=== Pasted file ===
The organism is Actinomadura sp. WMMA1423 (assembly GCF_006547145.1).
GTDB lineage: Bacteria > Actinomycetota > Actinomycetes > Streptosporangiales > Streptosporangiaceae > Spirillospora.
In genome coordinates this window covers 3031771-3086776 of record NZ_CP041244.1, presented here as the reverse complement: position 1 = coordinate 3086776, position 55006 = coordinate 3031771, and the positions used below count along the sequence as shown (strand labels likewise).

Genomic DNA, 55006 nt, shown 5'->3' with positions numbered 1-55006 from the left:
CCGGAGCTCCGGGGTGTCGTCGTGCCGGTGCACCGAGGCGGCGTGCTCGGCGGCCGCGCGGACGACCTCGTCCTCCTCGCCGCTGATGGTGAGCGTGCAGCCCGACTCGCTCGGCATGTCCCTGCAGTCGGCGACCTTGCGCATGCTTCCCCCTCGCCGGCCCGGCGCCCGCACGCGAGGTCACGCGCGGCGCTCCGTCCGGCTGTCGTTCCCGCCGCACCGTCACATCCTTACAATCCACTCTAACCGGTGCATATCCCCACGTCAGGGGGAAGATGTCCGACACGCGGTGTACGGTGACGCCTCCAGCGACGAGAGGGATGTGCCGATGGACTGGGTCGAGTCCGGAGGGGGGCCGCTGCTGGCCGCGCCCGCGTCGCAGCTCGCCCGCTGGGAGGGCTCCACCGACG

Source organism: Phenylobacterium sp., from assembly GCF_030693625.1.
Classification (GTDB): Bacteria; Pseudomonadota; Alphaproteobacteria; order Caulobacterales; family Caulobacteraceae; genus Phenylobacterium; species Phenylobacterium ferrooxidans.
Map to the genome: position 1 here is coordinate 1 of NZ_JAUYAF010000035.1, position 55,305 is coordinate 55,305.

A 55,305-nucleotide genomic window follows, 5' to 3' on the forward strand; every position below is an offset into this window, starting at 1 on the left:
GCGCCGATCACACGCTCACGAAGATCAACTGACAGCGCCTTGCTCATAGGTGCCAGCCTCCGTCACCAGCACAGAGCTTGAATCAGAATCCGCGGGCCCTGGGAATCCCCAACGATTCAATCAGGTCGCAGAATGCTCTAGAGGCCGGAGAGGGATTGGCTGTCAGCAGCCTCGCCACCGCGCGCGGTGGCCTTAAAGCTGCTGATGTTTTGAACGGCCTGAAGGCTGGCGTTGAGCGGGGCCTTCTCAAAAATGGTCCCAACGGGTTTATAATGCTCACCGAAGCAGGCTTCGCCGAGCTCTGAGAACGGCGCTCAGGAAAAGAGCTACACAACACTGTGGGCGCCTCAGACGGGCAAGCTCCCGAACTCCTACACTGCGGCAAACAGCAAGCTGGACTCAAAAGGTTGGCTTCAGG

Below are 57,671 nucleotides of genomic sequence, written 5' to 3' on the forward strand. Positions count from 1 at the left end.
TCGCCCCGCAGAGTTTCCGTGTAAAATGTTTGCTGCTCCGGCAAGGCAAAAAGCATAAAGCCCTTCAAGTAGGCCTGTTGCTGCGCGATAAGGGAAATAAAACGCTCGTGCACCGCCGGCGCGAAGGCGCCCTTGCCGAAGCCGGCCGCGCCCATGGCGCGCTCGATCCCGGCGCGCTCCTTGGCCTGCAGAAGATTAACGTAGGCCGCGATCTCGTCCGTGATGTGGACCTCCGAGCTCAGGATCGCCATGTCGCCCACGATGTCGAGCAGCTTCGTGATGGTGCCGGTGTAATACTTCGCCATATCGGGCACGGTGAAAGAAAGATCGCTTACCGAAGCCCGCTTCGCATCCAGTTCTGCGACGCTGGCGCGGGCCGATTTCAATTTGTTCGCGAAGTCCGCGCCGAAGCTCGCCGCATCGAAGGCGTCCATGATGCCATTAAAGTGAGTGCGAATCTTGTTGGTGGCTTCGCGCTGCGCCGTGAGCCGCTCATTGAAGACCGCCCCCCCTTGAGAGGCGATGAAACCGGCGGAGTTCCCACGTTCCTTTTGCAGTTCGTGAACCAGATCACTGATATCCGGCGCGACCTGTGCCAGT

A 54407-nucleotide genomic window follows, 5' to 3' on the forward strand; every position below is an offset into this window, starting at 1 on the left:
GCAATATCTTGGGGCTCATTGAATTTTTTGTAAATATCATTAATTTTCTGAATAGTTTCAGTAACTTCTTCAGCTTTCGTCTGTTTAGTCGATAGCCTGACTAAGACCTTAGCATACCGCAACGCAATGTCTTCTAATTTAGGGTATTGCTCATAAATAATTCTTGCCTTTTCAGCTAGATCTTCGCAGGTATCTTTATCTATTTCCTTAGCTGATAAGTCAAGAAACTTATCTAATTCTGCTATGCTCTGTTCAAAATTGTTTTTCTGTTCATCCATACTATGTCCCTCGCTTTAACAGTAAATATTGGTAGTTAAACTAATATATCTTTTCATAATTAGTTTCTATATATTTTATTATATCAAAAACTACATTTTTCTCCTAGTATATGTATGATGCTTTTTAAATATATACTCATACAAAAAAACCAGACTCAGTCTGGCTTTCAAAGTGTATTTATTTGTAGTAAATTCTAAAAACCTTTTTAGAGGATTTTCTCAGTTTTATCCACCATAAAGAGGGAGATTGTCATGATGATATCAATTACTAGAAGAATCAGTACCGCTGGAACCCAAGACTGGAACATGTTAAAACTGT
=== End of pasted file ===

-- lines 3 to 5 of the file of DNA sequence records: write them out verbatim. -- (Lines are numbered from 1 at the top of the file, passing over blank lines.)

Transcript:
In genome coordinates this window covers 3031771-3086776 of record NZ_CP041244.1, presented here as the reverse complement: position 1 = coordinate 3086776, position 55006 = coordinate 3031771, and the positions used below count along the sequence as shown (strand labels likewise).

Genomic DNA, 55006 nt, shown 5'->3' with positions numbered 1-55006 from the left:
CCGGAGCTCCGGGGTGTCGTCGTGCCGGTGCACCGAGGCGGCGTGCTCGGCGGCCGCGCGGACGACCTCGTCCTCCTCGCCGCTGATGGTGAGCGTGCAGCCCGACTCGCTCGGCATGTCCCTGCAGTCGGCGACCTTGCGCATGCTTCCCCCTCGCCGGCCCGGCGCCCGCACGCGAGGTCACGCGCGGCGCTCCGTCCGGCTGTCGTTCCCGCCGCACCGTCACATCCTTACAATCCACTCTAACCGGTGCATATCCCCACGTCAGGGGGAAGATGTCCGACACGCGGTGTACGGTGACGCCTCCAGCGACGAGAGGGATGTGCCGATGGACTGGGTCGAGTCCGGAGGGGGGCCGCTGCTGGCCGCGCCCGCGTCGCAGCTCGCCCGCTGGGAGGGCTCCACCGACG